I have to admit that I have a rather eclectic music collection, with tracks covering almost every conceivable genre. Every time I hit the “Shuffle” button on my MP3 player, there’s a tense moment of jeopardy.
Will the next track be by an epic rock legend, or will it be a remix of some trashy 90’s pop song?
The mystery is part of the fun!
After hitting the “shuffle” button this morning I was rewarded with the excellent 80’s track, “Atomic” by Blondie. In a moment of lateral thinking, this 80’s new-wave song prompted me to think about requirements, and specifically about requirements quality.
Let me explain…
Good quality requirements have a number of characteristics. Many authors have produced guidance around requirements quality, and as an example, the BABOK guide suggests good requirements should be:
(See “A Guide to the Business Analysis Body of Knowledge® (BABOK® Guide) BABOK v2.0”, sec 6.5.4)
As part of cohesiveness, BABOK states:
“A cohesive set of requirements relates to only one thing,”
I would extend this definition and say that each individual requirement within the set should relate to one and only one thing. Or, put another way, each requirement should be atomic. This is of relevance to detailed textural requirement artefacts – for example, declarative requirement statements (“The system shall…” or “A user can…”) or textural business rules. It wouldn’t normally apply to a model or a high level scoping statement.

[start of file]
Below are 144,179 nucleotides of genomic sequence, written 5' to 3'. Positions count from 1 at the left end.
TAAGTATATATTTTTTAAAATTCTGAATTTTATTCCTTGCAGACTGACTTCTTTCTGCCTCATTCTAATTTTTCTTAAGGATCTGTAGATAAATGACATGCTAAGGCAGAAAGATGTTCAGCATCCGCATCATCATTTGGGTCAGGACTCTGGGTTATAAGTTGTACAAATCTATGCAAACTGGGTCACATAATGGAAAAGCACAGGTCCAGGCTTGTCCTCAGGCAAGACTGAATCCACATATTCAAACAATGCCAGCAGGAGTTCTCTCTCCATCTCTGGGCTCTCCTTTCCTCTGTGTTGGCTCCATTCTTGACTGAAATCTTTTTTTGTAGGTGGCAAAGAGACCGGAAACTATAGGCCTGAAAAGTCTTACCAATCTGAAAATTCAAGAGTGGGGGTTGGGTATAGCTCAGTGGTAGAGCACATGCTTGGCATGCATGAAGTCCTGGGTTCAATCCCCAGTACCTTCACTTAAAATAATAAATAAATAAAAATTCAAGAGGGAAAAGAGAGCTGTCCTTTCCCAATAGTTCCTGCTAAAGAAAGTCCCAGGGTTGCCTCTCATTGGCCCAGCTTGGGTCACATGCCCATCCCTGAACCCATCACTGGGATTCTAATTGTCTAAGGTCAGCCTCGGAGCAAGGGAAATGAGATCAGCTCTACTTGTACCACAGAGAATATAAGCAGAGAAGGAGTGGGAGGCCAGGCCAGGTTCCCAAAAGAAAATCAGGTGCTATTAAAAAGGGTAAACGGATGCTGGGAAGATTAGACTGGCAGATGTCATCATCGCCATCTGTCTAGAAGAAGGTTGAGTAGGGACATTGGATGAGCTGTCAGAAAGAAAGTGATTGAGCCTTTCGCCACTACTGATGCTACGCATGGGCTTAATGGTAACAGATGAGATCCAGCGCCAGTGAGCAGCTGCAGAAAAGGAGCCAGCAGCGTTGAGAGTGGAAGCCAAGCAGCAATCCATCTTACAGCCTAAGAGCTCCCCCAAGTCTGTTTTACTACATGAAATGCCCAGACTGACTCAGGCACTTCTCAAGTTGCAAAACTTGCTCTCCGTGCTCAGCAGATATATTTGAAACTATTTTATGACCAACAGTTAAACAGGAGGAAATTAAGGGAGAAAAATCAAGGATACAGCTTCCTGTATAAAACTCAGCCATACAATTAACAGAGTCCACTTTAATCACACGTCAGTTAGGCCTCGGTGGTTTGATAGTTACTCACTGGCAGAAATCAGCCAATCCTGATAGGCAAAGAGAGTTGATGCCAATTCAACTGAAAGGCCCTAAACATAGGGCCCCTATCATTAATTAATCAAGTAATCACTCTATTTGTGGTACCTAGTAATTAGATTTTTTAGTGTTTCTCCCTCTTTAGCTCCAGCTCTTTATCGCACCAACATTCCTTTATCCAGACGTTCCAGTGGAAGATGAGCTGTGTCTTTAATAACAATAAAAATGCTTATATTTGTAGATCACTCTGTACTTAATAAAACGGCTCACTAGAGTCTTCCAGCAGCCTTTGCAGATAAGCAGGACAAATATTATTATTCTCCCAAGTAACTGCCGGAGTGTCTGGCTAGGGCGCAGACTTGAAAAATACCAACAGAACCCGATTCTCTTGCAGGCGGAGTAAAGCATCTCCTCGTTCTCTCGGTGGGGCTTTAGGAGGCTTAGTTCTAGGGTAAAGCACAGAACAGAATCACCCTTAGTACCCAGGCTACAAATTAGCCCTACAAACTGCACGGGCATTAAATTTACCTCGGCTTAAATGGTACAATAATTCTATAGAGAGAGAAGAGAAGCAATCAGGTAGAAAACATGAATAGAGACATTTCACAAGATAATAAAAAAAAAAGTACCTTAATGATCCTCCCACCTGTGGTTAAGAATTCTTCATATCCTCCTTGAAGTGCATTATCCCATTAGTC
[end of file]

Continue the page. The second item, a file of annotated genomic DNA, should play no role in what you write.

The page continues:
The Importance of Atomic Requirements
If you are using declarative requirement statements or similar artefacts, there are several advantages to ensuring each requirement is expressed atomically. One of the most significant advantages is it helps to avoid prioritisation anomalies. When several requirements masquerade as one, it makes prioritisation difficult. For example, imagine a requirement was stated as:
“A user must be able to add, edit and delete a new customer record”
This is actually several requirements bundled into one. Perhaps the most important priority is to add (create) the record. Edit might be important, but not critical for day 1 (perhaps it could wait for a second release, depending on the nature of the system). It might be possible to defer the “delete” function even further. This level of prioritisation can only happen if the requirements are split out. Otherwise, it’s likely the whole requirement will be seen as a “critical” day one requirement, even though elements of it could wait.
Muddled and combined requirements also create issues with traceability. What if a different person “owns” each part of the combined requirement above? It would be difficult to show this relationship. Equally, showing relationships and dependencies between requirements becomes more difficult, as it isn’t clear which part of the requirement has the dependency. Muddling requirements makes requirements analysis and requirements management more difficult and causes problems further down the project lifecycle.
So, when you’re using declarative requirement statements, think “atomic” as well as “cohesive”!
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